Mumbai: Cox and Kings Ltd, one of India’s oldest travel agents, will sell more profitable products, including specialized international school trips, children’s adventure holidays and study tours, in the next financial year as part of a diversification plan.
Specialized educational trips for age groups of 8-11 and 11-18 are niche products of Holidaybreak Plc., which Cox and Kings bought recently. Peter Kerkar, 49, director at Cox and Kings, said Holidaybreak’s revenue contributes about half of the group’s total revenue.
“In the next three years, the revenue mix of Holidaybreak and Cox and Kings would be 60:40, and in 10 years, it would be 70:30,” Kerkar, who lives in London, said in an interview during a visit to India.
Kerkar, who is also the group CEO, said the leisure business has an average margin of 20-23%, depending on countries. Cox and Kings is largely into leisure travel, which it does by organizing specialized tours through its vast network.
In September 2011, Cox and Kings, through its UK unit Prometheon Holdings (UK) Ltd, had acquired Holidaybreak for £312 million (around Rs.2,673 crore today) in an all-cash transaction, marking the biggest overseas acquisition by an Indian travel company and the ninth acquisition by Cox and Kings.
Holidaybreak is a UK-listed specialist travel company operating in education and activity travel groups. It has operations in the UK, Germany, Switzerland, Austria, Belgium, the Netherlands and Ireland.
In August, private equity firm Citi Venture Capital International had invested $137.75 million (around Rs.724 crore today) in Prometheon for an undisclosed minority equity stake. The investment proceeds will be largely used to retire part of the debt raised by Prometheon for the Holidaybreak acquisition.
Kerkar said, post the Holidaybreak acquisition, Cox and Kings now operates across three major travel categories—leisure tours, education travel and camping holidays.
“We will introduce education travel to India and Australia in the next financial year. We will bring these travel products to Mumbai, Delhi and Bangalore next year. Camping tours will also be introduced next year to India,” Kerkar said.
In education tours, Holidaybreak provides curriculum-based outdoor tour packages to students of primary and secondary schools with an aggregate capacity of 9,200 beds that are equipped with indoor classrooms, meeting rooms, conference halls, swimming pools, football pitches and activity areas. These trips are conducted during school terms typically from March to October. The normal duration of residential outdoor trips is between three and five days.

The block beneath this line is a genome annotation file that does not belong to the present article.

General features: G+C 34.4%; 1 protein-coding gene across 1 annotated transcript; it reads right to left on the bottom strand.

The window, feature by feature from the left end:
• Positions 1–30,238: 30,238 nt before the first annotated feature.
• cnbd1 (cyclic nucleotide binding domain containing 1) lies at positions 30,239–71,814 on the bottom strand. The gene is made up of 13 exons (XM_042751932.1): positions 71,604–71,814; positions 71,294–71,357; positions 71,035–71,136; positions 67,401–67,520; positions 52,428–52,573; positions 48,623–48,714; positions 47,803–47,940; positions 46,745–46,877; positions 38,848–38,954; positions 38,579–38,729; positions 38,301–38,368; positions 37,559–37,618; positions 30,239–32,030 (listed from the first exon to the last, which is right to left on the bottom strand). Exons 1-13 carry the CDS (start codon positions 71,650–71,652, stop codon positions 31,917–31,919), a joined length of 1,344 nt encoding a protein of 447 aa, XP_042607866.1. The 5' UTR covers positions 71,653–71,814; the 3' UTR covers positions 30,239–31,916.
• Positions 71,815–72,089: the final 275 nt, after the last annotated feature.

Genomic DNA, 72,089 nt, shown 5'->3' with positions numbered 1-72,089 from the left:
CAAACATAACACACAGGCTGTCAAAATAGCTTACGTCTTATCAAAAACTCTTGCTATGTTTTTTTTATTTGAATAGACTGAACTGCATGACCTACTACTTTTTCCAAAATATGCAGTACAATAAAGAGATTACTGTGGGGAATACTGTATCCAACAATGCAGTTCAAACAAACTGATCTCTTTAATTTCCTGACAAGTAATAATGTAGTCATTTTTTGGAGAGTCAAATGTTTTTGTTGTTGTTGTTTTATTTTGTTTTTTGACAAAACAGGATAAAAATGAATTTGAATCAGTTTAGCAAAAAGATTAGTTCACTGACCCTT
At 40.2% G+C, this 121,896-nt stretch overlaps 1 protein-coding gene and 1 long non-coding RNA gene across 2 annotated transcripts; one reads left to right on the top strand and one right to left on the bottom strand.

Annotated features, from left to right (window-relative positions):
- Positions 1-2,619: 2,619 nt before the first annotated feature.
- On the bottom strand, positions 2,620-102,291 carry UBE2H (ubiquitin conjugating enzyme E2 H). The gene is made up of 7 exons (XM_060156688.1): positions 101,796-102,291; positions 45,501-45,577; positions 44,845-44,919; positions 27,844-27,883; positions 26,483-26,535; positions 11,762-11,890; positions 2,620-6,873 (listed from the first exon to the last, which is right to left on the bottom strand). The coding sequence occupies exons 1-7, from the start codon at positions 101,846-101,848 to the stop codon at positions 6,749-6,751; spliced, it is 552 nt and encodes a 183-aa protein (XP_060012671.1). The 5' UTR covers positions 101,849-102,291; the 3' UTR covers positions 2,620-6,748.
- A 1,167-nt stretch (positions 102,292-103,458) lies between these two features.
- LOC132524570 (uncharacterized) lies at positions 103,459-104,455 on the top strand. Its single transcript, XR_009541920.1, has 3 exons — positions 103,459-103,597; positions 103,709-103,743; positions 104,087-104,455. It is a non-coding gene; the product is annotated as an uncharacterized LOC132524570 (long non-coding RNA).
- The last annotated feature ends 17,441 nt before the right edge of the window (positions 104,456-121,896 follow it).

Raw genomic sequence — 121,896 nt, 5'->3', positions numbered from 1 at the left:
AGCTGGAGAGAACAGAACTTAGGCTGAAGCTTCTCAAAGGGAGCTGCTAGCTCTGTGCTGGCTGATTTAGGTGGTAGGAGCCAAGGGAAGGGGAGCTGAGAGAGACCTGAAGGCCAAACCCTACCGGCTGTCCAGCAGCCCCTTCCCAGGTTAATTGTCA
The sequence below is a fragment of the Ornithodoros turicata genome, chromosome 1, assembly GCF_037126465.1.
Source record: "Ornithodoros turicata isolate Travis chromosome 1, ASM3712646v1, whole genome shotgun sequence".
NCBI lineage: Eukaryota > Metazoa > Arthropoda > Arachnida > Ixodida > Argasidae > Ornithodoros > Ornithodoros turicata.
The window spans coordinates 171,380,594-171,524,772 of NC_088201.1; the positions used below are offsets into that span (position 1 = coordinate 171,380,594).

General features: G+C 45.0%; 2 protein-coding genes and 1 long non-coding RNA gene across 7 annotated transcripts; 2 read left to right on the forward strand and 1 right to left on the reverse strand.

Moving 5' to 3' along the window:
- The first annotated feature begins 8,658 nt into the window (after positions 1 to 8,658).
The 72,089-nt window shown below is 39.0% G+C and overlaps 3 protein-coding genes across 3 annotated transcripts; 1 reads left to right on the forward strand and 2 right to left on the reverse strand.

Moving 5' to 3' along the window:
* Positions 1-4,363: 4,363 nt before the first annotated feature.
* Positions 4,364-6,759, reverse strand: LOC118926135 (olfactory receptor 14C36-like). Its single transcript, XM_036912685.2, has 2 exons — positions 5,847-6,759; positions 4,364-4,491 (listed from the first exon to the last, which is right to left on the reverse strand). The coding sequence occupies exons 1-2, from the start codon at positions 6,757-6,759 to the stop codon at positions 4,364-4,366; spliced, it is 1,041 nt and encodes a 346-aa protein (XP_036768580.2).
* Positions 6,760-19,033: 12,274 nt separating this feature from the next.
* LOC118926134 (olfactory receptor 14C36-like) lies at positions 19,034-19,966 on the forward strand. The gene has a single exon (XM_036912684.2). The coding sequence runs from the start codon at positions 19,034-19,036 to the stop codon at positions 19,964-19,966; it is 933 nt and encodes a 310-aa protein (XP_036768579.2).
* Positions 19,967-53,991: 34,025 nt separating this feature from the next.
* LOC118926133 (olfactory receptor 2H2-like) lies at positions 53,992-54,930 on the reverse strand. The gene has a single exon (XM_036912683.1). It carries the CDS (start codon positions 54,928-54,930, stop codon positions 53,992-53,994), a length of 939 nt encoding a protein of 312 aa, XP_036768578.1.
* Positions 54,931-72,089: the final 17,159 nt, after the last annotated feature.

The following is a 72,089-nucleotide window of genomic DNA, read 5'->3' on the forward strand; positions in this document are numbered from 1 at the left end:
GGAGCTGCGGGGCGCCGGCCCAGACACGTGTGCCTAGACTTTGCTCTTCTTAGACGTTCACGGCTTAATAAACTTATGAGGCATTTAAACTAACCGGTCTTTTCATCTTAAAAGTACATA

Holidaybreak designs specialized itineraries for such students to encompass a broad range of curriculum related topics including drama, music, history, and foreign language.
For camping holidays for age up to 18 years, Holidaybreak owns approximately 8,300 accommodation facilities (including about 7,000 mobile homes).
Cox and Kings would be able to spread its risk by bringing Holidaybreak products in India, a travel consultant said, requesting anonymity. “Cox and Kings would be better placed among hospitality companies considering its beds and margins. But they will have to compete with unorganized sector that are doing education tours. Also, slowing down Europe would pose a big challenge to Cox and Kings,” the consultant said.
Kerkar said the future investment would be largely into the education travel with the help of internal accruals. Kerkar, who had joined Cox and Kings in October of 1986 as a general manager, said the diversification was carefully chosen. As airlines were reducing the travel agents’ commission on tickets sold, Cox and Kings had diversified into tour products, business travel and foreign exchange business as complimentary to its business.
While bringing UK’s products to India, Kerkar is also focusing on India network by adding more rural franchisees. He said 80% of its business will start coming from tier II and tier III cities as there is more disposable wealth in those regional towns.
“We are forced to bring out our brochures in five languages as these towns are growing. The sophisticated travellers in the cities are self dependent though they may buy our products. But travellers of tier II and tier III cities still need a conventional travel agent like us,” Kerkar said.
After scaling up operation through Holidaybreak, the company is now aiming to trim down its debt, Rashesh Shah, senior analyst at domestic brokerage ICICI Securities Ltd, wrote in 22 August report. The current debt stands at Rs.3,706 crore and the company is planning to bring down its debt by Rs.500-600 crore every year through the cash generated from business. Shah wrote that Citi Venture Capital’s investment would further improve profitability.